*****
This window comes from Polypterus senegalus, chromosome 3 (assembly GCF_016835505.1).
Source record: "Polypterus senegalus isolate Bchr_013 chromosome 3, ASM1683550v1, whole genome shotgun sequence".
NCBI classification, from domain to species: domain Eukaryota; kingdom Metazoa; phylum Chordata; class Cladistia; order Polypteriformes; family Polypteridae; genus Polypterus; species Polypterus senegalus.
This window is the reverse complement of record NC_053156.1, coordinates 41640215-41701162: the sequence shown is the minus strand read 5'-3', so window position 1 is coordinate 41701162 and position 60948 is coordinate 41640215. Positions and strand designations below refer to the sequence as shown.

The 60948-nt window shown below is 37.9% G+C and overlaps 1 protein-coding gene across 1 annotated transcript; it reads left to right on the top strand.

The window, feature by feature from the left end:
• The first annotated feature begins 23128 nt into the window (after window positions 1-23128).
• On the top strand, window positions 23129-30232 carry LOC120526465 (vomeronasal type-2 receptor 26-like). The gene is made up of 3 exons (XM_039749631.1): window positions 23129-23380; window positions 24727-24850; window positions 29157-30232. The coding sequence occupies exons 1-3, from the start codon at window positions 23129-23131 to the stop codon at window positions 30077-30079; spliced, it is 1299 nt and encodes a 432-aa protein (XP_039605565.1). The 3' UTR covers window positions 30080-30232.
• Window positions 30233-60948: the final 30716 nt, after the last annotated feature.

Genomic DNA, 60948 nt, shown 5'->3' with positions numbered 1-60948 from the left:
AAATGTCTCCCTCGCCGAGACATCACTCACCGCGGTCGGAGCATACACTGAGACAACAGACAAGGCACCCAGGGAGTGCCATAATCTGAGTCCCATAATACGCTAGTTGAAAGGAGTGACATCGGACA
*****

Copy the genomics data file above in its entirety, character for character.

This window comes from Polypterus senegalus, chromosome 3 (assembly GCF_016835505.1).
Source record: "Polypterus senegalus isolate Bchr_013 chromosome 3, ASM1683550v1, whole genome shotgun sequence".
NCBI classification, from domain to species: domain Eukaryota; kingdom Metazoa; phylum Chordata; class Cladistia; order Polypteriformes; family Polypteridae; genus Polypterus; species Polypterus senegalus.
This window is the reverse complement of record NC_053156.1, coordinates 41640215-41701162: the sequence shown is the minus strand read 5'-3', so window position 1 is coordinate 41701162 and position 60948 is coordinate 41640215. Positions and strand designations below refer to the sequence as shown.

The 60948-nt window shown below is 37.9% G+C and overlaps 1 protein-coding gene across 1 annotated transcript; it reads left to right on the top strand.

The window, feature by feature from the left end:
• The first annotated feature begins 23128 nt into the window (after window positions 1-23128).
• On the top strand, window positions 23129-30232 carry LOC120526465 (vomeronasal type-2 receptor 26-like). The gene is made up of 3 exons (XM_039749631.1): window positions 23129-23380; window positions 24727-24850; window positions 29157-30232. The coding sequence occupies exons 1-3, from the start codon at window positions 23129-23131 to the stop codon at window positions 30077-30079; spliced, it is 1299 nt and encodes a 432-aa protein (XP_039605565.1). The 3' UTR covers window positions 30080-30232.
• Window positions 30233-60948: the final 30716 nt, after the last annotated feature.

Genomic DNA, 60948 nt, shown 5'->3' with positions numbered 1-60948 from the left:
AAATGTCTCCCTCGCCGAGACATCACTCACCGCGGTCGGAGCATACACTGAGACAACAGACAAGGCACCCAGGGAGTGCCATAATCTGAGTCCCATAATACGCTAGTTGAAAGGAGTGACATCGGACA